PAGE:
04/01/2018School Library Journal
Gr 9 Up—Eve is a 17-year-old girl living in a postapocalyptic world after a failed robot uprising. She spends her days working on fighting robots in an organized "robot wars" competition. The teen is on the run from gangsters and loan sharks while trying to care for her ailing grandfather. The memories of her past are murky; all she knows is that the robot uprising changed her life forever. After a particularly brutal robot war battle, Eve and her best friend Lemon Fresh discover a handsome android named Ezekiel in a pile of rubble. Ezekiel is a special android called a "LIFEL1K3" because they look exactly like humans. Much to their surprise, the android comes to life and starts to interact with them, despite the fact that androids have been outlawed since their unsuccessful attempt at taking over humankind. Ezekiel holds the truth to what really happened with the robot uprising and may hold the key to Eve's lost memories. Kristoff has crafted a fast-paced adventure full of energy and verve that will leave readers breathless. Fans of such popular sci-fi movies like Blade Runner and Mad Max: Fury Road will devour this series opener and will wait on the edge of their seats for the next installment. VERDICT A first purchase where fantasy titles thrive and for fans of Kristoff's "Illuminae Files."—Christopher Lassen, BookOps: The New York Public Library and Brooklyn Public Library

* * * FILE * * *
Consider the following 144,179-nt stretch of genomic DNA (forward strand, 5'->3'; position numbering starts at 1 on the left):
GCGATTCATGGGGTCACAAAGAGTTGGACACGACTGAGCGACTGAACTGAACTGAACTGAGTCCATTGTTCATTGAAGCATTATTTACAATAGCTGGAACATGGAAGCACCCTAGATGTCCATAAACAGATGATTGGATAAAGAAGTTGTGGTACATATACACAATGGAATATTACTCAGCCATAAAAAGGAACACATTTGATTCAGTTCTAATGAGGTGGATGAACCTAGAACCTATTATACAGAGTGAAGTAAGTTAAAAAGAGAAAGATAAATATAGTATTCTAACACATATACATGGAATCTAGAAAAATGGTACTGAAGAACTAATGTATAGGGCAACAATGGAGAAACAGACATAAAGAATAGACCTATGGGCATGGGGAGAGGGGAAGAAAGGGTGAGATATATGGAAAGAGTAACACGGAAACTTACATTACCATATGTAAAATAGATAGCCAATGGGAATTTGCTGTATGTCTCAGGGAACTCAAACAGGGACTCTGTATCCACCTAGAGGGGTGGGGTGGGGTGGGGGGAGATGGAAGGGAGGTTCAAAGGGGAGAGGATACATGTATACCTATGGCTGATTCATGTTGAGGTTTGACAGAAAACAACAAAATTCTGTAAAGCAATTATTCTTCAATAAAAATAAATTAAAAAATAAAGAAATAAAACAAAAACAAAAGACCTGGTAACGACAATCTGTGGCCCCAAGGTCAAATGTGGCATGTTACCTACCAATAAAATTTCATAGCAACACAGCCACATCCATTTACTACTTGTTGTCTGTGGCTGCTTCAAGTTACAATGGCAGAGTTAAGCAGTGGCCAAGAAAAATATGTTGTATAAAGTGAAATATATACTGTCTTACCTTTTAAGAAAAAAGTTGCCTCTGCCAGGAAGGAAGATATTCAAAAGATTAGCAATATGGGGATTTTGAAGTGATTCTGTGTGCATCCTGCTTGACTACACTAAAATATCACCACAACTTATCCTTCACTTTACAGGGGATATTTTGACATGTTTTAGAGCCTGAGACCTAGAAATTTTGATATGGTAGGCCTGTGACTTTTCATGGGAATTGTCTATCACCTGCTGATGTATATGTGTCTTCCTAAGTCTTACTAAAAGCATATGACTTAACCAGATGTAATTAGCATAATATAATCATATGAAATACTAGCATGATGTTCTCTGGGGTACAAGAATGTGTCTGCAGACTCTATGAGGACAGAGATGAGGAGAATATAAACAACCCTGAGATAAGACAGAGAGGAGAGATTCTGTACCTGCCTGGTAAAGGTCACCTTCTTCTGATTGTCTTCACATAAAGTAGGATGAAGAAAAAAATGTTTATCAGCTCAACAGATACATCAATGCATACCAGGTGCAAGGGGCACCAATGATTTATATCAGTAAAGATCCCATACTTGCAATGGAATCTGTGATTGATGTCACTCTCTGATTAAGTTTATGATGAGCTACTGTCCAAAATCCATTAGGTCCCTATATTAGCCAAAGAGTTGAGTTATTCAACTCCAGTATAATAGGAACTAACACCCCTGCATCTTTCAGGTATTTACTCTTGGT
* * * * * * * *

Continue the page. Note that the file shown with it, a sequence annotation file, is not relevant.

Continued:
A scrappy survivor learns dangerous secrets in an artificial intelligence-heavy "post-apocalyptic hellscape."In a devastated post-nuclear war North America where corporations reign supreme, radiation occasionally causes mutations, but the main impact is rampant cancer. What's left of Kalifornya is an island called Dregs, where white teen Eve pilots a machina in the WarDome arena against bots that have malfunctioned and broken the First Law of Robotics (harming a human) in order to earn enough to cover her grandfather's medication. When a match goes wrong and Eve is about to be killed, she lifts her hand and screams, causing the rogue robot to destruct—to her shock and everyone else's. Unfortunately for Eve, Brotherhood fanatics exterminate "abnorms" and "deviates," so she has to go on the run. She and her redheaded best friend, Lemon (a tiny girl with a big personality), find Ezekiel, an olive-skinned, blue-eyed "lifelike" (the most advanced androids ever made, but ones that broke free of robotic laws and slaughtered their creators). Hunted by multiple parties after the WarDome incident, Eve uncovers revelations about herself, thanks to Ezekiel, while also struggling to keep her loved ones alive. Between the worldbuilding, nonstop action, endless twists, and futuristic jargon, characters sometimes get lost in the shuffle. Refreshingly, romance and female friendship are given equal weight. Inventive and unexpected. (Science fiction. 12-adult)